The existence of a single race, remarkably constant in form during the whole Neolithic period, is an interesting fact in contrast with what we see of the changes which the races underwent during the period of the successive Egyptian monuments, and in contrast with our existing dogs. The character of this animal during the Neolithic period, as given by Rutimeyer, supports De Blainville's view that our varieties have descended from an unknown and extinct form. But we should not forget that we know nothing with respect to the antiquity of man in the warmer parts of the world. The succession of the different kinds of dogs in Switzerland and Denmark is thought to be due to the immigration of conquering tribes bringing with them their dogs; and this view accords with the belief that different wild canine animals were domesticated in different regions. Independently of the immigration of new races of man, we know from the wide-spread presence of bronze, composed of an alloy of tin, how much commerce there must have been throughout Europe at an extremely remote period, and dogs would then probably have been bartered. At the present time, amongst the savages of the interior of Guiana, the Taruma Indians are considered the best trainers of dogs, and possess a large breed which they barter at a high price with other tribes. (1/11. Sir R. Schomburgk has given me information on this head. See also 'Journal of R. Geographical Soc.' volume 13 1843 page 65.)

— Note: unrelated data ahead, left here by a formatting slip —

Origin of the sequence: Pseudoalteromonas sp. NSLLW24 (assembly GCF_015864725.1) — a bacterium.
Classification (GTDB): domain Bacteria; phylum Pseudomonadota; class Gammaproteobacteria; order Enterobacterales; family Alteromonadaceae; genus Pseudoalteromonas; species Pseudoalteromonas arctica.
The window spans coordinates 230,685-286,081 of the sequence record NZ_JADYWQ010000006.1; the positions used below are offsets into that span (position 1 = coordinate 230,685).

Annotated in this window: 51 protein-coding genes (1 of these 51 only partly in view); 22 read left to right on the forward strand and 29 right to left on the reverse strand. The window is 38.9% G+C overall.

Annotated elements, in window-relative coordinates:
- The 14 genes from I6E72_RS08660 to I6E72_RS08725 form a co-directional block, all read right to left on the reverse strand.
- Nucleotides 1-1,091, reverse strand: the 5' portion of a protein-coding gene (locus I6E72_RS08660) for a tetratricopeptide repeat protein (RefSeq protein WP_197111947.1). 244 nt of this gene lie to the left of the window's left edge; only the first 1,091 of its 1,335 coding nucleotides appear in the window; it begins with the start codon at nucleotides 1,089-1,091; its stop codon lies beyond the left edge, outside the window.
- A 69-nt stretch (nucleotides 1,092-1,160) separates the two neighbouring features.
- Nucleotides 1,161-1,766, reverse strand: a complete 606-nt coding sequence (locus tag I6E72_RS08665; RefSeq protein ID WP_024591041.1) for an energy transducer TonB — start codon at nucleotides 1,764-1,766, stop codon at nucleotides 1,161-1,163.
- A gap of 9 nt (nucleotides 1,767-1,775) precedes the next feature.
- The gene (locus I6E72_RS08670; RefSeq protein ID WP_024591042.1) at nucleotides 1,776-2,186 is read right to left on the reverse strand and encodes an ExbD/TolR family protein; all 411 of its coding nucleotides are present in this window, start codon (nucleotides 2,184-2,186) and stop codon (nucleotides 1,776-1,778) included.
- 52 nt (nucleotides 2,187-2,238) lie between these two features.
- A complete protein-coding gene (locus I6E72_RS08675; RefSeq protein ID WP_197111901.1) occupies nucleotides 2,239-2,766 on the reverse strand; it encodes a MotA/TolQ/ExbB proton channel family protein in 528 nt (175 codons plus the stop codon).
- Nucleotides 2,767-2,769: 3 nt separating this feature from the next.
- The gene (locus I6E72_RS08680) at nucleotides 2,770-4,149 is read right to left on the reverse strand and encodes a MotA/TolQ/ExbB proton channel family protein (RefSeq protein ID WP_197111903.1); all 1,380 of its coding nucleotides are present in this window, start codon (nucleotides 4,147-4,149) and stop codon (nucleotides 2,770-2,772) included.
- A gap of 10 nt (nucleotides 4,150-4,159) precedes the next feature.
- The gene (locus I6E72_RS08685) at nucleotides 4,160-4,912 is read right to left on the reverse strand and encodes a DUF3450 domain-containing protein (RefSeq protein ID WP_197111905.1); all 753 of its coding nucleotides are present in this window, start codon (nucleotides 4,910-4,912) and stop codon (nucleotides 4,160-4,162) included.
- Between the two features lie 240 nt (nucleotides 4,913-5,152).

The main argument in favour of the several breeds of the dog being the descendants of distinct wild stocks, is their resemblance in various countries to distinct species still existing there. It must, however, be admitted that the comparison between the wild and domesticated animal has been made but in few cases with sufficient exactness. Before entering on details, it will be well to show that there is no a priori difficulty in the belief that several canine species have been domesticated. Members of the dog family inhabit nearly the whole world; and several species agree pretty closely in habits and structure with our several domesticated dogs. Mr. Galton has shown (1/12. 'Domestication of Animals' Ethnological Soc. December 22, 1863.) how fond savages are of keeping and taming animals of all kinds. Social animals are the most easily subjugated by man, and several species of Canidae hunt in packs. It deserves notice, as bearing on other animals as well as on the dog, that at an extremely ancient period, when man first entered any country, the animals living there would have felt no instinctive or inherited fear of him, and would consequently have been tamed far more easily than at present. For instance, when the Falkland Islands were first visited by man, the large wolf-like dog (Canis antarcticus) fearlessly came to meet Byron's sailors, who, mistaking this ignorant curiosity for ferocity, ran into the water to avoid them: even recently a man, by holding a piece of meat in one hand and a knife in the other, could sometimes stick them at night. On a island in the Sea of Aral, when first discovered by Butakoff, the saigak antelopes, which are "generally very timid and watchful, did not fly from us, but on the contrary looked at us with a sort of curiosity." So, again, on the shores of the Mauritius, the manatee was not at first in the least afraid of man, and thus it has been in several quarters of the world with seals and the morse. I have elsewhere shown (1/13. 'Journal of Researches' etc. 1845 page 393. With respect to Canis antarcticus, see page 193. For the case of the antelope, see 'Journal Royal Geographical Soc.' volume 23 page 94.) how slowly the native birds of several islands have acquired and inherited a salutary dread of man: at the Galapagos Archipelago I pushed with the muzzle of my gun hawks from a branch, and held out a pitcher of water for other birds to alight on and drink. Quadrupeds and birds which have seldom been disturbed by man, dread him no more than do our English birds, the cows, or horses grazing in the fields.